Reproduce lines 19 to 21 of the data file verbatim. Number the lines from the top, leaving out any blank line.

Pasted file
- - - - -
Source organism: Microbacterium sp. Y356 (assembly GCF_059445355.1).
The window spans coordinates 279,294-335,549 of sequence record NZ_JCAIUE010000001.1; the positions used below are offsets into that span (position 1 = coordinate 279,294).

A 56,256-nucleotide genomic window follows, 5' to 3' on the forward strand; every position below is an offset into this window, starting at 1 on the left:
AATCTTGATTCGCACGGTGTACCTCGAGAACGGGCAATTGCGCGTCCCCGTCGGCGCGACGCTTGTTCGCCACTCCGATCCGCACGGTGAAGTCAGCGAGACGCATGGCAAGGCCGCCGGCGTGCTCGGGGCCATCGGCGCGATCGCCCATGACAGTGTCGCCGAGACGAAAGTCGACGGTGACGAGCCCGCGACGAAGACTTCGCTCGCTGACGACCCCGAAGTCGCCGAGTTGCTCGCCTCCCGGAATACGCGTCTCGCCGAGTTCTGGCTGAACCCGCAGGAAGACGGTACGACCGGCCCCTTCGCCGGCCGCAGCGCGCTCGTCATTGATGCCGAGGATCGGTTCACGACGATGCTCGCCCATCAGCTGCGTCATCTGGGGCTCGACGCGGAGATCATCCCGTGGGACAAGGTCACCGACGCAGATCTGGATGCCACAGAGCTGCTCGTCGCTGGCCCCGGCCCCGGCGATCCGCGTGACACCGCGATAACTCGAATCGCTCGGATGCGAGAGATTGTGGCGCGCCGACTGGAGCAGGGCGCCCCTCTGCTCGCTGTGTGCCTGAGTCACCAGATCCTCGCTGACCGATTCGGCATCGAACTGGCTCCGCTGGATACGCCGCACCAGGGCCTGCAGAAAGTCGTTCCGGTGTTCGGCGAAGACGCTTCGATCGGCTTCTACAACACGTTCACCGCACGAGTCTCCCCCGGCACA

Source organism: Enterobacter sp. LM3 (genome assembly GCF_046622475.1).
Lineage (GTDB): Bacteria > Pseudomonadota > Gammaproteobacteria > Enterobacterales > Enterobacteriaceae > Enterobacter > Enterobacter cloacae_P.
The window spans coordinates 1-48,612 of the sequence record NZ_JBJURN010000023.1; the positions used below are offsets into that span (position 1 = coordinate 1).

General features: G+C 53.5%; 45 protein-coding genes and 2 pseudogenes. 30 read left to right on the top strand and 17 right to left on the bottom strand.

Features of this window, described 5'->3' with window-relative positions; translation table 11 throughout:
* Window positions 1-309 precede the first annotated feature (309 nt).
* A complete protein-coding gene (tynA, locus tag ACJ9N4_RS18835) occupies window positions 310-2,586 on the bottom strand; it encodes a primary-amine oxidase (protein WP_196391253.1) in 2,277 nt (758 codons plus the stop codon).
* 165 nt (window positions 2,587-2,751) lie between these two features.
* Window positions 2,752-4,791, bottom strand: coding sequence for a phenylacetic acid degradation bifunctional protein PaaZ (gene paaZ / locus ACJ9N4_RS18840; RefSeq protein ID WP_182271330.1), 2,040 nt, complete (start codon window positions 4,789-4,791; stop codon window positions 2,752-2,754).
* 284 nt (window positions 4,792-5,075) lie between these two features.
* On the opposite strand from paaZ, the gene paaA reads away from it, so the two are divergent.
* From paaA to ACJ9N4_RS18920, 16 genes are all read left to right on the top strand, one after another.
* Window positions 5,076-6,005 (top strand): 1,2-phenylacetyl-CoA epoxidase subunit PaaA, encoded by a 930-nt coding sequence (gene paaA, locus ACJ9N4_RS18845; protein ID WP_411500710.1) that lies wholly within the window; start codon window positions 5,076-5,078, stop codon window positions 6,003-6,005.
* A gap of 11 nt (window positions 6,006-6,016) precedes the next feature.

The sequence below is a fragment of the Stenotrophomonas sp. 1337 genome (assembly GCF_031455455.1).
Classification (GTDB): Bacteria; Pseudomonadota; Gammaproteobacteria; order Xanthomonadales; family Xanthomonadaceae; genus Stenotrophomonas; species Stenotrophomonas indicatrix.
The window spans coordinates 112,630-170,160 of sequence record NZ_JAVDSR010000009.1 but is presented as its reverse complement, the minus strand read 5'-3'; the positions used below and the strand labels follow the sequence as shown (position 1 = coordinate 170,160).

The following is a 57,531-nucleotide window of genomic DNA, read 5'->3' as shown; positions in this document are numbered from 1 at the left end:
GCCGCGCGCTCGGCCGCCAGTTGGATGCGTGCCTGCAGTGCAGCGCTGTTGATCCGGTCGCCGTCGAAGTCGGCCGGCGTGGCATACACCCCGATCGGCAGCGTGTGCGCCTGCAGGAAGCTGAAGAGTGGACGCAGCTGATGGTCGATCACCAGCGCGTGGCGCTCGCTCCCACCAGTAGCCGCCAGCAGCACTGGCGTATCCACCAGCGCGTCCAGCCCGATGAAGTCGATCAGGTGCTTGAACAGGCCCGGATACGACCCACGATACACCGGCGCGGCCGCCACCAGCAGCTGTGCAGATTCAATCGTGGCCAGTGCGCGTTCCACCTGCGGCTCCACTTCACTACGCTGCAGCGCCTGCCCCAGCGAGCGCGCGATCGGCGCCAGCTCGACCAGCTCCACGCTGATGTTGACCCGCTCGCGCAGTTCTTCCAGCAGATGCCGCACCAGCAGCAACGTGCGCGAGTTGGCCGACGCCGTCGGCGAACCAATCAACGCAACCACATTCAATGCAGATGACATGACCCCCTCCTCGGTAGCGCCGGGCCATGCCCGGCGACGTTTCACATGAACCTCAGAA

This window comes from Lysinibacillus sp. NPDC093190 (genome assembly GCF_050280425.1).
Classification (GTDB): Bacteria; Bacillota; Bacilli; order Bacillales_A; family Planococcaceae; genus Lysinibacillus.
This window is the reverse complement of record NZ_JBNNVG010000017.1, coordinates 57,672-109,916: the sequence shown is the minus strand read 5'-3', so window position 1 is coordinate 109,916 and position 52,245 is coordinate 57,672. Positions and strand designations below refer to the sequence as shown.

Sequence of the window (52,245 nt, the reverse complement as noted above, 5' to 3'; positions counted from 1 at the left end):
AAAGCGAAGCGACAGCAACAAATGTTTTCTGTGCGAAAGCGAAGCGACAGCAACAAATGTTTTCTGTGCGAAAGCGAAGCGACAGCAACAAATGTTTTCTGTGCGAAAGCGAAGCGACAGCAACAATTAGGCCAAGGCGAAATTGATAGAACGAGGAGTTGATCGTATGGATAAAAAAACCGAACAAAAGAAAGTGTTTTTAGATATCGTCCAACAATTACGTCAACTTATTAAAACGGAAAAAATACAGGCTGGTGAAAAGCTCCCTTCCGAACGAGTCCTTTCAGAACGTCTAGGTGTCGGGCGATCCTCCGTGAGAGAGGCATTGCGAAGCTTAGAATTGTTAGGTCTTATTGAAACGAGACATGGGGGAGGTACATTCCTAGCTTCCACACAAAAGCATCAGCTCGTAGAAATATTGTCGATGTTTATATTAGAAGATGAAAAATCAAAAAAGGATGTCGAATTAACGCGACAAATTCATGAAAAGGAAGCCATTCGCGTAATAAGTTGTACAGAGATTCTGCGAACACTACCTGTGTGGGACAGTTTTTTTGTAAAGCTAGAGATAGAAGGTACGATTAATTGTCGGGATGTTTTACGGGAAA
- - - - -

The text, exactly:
The sequence below is a fragment of the Stenotrophomonas sp. 1337 genome (assembly GCF_031455455.1).
Classification (GTDB): Bacteria; Pseudomonadota; Gammaproteobacteria; order Xanthomonadales; family Xanthomonadaceae; genus Stenotrophomonas; species Stenotrophomonas indicatrix.
The window spans coordinates 112,630-170,160 of sequence record NZ_JAVDSR010000009.1 but is presented as its reverse complement, the minus strand read 5'-3'; the positions used below and the strand labels follow the sequence as shown (position 1 = coordinate 170,160).